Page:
Official speeches and statements - August 2, 2016
2. Burundi - Adoption of Resolution 2303 by the United Nations Security Council - Statement by M. Jean-Marc Ayrault, Minister of Foreign Affairs and International Development (Paris, 07/30/2016)
1. Africa - Kenya - Somalia - Burundi - South Sudan - Interview given by M. Jean-Marc Ayrault, Minister of Foreign Affairs and International Development, to the newspaper Le Monde Afrique (Paris, 08/02/2016)
Q. - Trade is increasing between France and East Africa. Is Paris distancing itself from what could be considered its «private domain»?
THE MINISTER - There’s no private domain. For us, Africa is a whole. There isn’t just West Africa, the Sahel and French-speaking Africa; there’s East Africa too, which is booming economically. Admittedly we’ve taken less of an interest in it traditionally; just think: this is the first visit to Kenya by a French foreign minister in 15 years!
This part of Africa has huge potential, which must be supported. I’ll also soon be going to Ethiopia. More generally, I’m doing my utmost to make my European colleagues more aware of Africa’s importance and potential. At the last NATO summit, at the beginning of July, I was very pleased to hear Chancellor Angela Merkel calling for our strategic approach vis-à-vis the continent to be better coordinated.
KENYA-FRANCE RELATIONS/DADAAB REFUGEE CAMP
Q. - In an article published in the Kenyan daily newspaper The Star, you welcome the fact that investment and trade between Kenya and France grew by a quarter between 2014 and 2015. With East Africa, is it more a business relationship and less a political one?
THE MINISTER - No, it’s both. During this visit, we’ll be talking about the common fight against terrorism and the various regional conflicts.
In our view, Kenya is an excellent example of this dynamic Africa experiencing an economic boom. It’s a country which is leading the way on the continent, with a great capacity for innovation and investment, a notable share of renewable energies in the energy mix and a democracy which is being strengthened, and it has taken a genuine technological leap forward, through, for example, the rapid growth of mobile banking.
Q. - Yet Kenya continues to make it clear that it wishes to close the Dadaab refugee camp - the largest in the world - despite the protests of humanitarian players... What is France’s position on this?
THE MINISTER - We respect Kenya’s decision, but would like all this to happen in close coordination with the Office of the High Commissioner for Refugees and with due regard for international treaties. Otherwise there’s a risk of chaos and violence.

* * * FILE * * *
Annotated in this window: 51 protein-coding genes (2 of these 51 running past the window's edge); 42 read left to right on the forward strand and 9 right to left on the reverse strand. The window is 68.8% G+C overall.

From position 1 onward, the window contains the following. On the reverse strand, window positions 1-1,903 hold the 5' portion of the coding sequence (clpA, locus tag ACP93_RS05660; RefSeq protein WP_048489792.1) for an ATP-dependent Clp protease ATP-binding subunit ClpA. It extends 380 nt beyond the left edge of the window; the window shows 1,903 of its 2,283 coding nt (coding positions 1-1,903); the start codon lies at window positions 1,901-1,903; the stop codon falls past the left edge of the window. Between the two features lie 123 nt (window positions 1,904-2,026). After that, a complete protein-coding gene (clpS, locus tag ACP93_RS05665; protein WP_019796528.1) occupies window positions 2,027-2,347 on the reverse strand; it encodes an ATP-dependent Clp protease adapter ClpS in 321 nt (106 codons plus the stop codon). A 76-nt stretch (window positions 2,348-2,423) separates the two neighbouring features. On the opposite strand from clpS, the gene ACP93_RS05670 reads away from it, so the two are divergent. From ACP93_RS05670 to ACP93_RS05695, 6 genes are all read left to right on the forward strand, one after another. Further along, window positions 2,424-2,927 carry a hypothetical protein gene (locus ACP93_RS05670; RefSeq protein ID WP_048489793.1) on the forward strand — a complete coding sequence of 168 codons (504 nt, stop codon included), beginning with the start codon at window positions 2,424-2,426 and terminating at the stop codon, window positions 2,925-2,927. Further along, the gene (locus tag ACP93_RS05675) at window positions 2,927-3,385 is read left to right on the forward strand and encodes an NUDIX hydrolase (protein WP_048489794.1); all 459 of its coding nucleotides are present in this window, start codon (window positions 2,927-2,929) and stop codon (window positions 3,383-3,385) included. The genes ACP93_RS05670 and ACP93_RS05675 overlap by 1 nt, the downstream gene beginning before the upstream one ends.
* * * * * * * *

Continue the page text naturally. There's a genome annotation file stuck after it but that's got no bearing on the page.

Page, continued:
Q. - In Somalia, several countries have announced the withdrawal of their troops from the African Union Mission in Somalia (AMISOM). NGOs recently denounced the deaths of 14 Somalian villagers who were killed by Ethiopian troops. Should the European Union and France revise their support for AMISOM?
THE MINISTER - We support the African Union, and the Shebabs can’t be allowed to destabilize the country. But we remain vigilant: protecting civilians is crucial in peacekeeping operations. On 10 June, I chaired a meeting of the [United Nations] Security Council on the subject. France has experience to contribute because of its commitment in the peacekeeping field, particularly in Africa. We mustn’t turn a blind eye to possible acts of violence.
Q. - Last week the Security Council adopted a resolution, proposed by France, allowing 228 police officers to be dispatched to Burundi. Is that really enough?
THE MINISTER - The resolution was adopted after France did a huge amount of work talking to all the members of the Security Council and the Burundian authorities. Two hundred and twenty-eight police officers certainly isn’t a lot. It’s an observer force, not a military intervention. But already a sign and a message are being sent to provide guarantees and thus ease tensions. It shows that the international community isn’t turning a blind eye to the situation in Burundi.
Q. - In South Sudan, the UN force, UNMISS, appears completely overtaken by events. Does this worry you?
THE MINISTER - It’s a very complicated issue. The agreements signed between the opposition and those in power weren’t respected. Consequently, the country is today on the brink of the abyss.
At any rate, the international community mustn’t be indifferent to any conflict in Africa. I attach great importance to the crucial role the African Union and neighbours of countries in conflict play, such as Kenya, in resolving these tensions. Africans must solve their own problems, with our support.
Q. - Will François Hollande be going to East Africa as well?
THE MINISTER - The President has already been to Ethiopia. When I talked to him about my trip to Kenya and Tanzania, I saw the great interest he takes in the region. I’m sure he’ll seize every opportunity to return.
I applaud the UN Security Council’s adoption of Resolution 2303 on Burundi. France had been engaged in intense negotiations for months to achieve this result.
This resolution authorizes the deployment of 228 UN police officers with a mandate to monitor and report on the security situation and human rights violations in Burundi. The Security Council could be called upon on an emergency basis should the situation deteriorate.
The Security Council has assumed its responsibilities. The UN can conduct actions to prevent and ease tensions on the ground.
France believes that this situation must continue to be followed closely.
I will travel to the region early next week, to Kenya and Tanzania where, among others, I will meet former President Mkapa, the Burundi crisis mediator, to express to him my support.